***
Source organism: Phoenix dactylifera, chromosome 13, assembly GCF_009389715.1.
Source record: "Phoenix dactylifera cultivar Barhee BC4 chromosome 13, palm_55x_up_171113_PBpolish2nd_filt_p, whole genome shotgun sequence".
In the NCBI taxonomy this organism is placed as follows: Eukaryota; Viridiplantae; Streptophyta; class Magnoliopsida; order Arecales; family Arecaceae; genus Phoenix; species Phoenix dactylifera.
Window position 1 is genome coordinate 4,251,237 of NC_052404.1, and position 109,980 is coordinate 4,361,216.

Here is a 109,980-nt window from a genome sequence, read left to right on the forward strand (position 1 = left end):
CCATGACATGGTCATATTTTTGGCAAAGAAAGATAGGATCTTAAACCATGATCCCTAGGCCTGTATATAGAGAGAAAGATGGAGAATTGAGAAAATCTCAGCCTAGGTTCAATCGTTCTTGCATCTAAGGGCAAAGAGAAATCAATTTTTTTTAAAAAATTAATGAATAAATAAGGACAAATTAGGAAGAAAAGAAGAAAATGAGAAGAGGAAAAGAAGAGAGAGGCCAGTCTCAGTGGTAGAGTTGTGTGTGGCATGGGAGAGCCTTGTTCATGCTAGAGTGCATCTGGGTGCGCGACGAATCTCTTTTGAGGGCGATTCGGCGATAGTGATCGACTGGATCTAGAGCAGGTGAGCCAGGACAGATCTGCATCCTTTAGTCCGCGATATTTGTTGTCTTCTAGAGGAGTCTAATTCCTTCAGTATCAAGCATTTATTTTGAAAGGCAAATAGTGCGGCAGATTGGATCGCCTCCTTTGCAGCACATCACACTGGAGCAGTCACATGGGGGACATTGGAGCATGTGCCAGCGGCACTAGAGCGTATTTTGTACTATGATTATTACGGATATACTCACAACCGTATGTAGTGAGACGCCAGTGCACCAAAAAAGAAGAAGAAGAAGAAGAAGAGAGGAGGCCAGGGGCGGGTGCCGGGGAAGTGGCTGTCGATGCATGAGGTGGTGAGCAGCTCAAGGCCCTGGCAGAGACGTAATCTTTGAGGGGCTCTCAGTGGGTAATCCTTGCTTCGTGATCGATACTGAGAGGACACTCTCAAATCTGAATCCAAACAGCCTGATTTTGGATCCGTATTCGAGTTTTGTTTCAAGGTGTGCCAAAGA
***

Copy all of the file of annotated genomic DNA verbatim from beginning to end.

Source organism: Phoenix dactylifera, chromosome 13, assembly GCF_009389715.1.
Source record: "Phoenix dactylifera cultivar Barhee BC4 chromosome 13, palm_55x_up_171113_PBpolish2nd_filt_p, whole genome shotgun sequence".
In the NCBI taxonomy this organism is placed as follows: Eukaryota; Viridiplantae; Streptophyta; class Magnoliopsida; order Arecales; family Arecaceae; genus Phoenix; species Phoenix dactylifera.
Window position 1 is genome coordinate 4,251,237 of NC_052404.1, and position 109,980 is coordinate 4,361,216.

Here is a 109,980-nt window from a genome sequence, read left to right on the forward strand (position 1 = left end):
CCATGACATGGTCATATTTTTGGCAAAGAAAGATAGGATCTTAAACCATGATCCCTAGGCCTGTATATAGAGAGAAAGATGGAGAATTGAGAAAATCTCAGCCTAGGTTCAATCGTTCTTGCATCTAAGGGCAAAGAGAAATCAATTTTTTTTAAAAAATTAATGAATAAATAAGGACAAATTAGGAAGAAAAGAAGAAAATGAGAAGAGGAAAAGAAGAGAGAGGCCAGTCTCAGTGGTAGAGTTGTGTGTGGCATGGGAGAGCCTTGTTCATGCTAGAGTGCATCTGGGTGCGCGACGAATCTCTTTTGAGGGCGATTCGGCGATAGTGATCGACTGGATCTAGAGCAGGTGAGCCAGGACAGATCTGCATCCTTTAGTCCGCGATATTTGTTGTCTTCTAGAGGAGTCTAATTCCTTCAGTATCAAGCATTTATTTTGAAAGGCAAATAGTGCGGCAGATTGGATCGCCTCCTTTGCAGCACATCACACTGGAGCAGTCACATGGGGGACATTGGAGCATGTGCCAGCGGCACTAGAGCGTATTTTGTACTATGATTATTACGGATATACTCACAACCGTATGTAGTGAGACGCCAGTGCACCAAAAAAGAAGAAGAAGAAGAAGAAGAGAGGAGGCCAGGGGCGGGTGCCGGGGAAGTGGCTGTCGATGCATGAGGTGGTGAGCAGCTCAAGGCCCTGGCAGAGACGTAATCTTTGAGGGGCTCTCAGTGGGTAATCCTTGCTTCGTGATCGATACTGAGAGGACACTCTCAAATCTGAATCCAAACAGCCTGATTTTGGATCCGTATTCGAGTTTTGTTTCAAGGTGTGCCAAAGA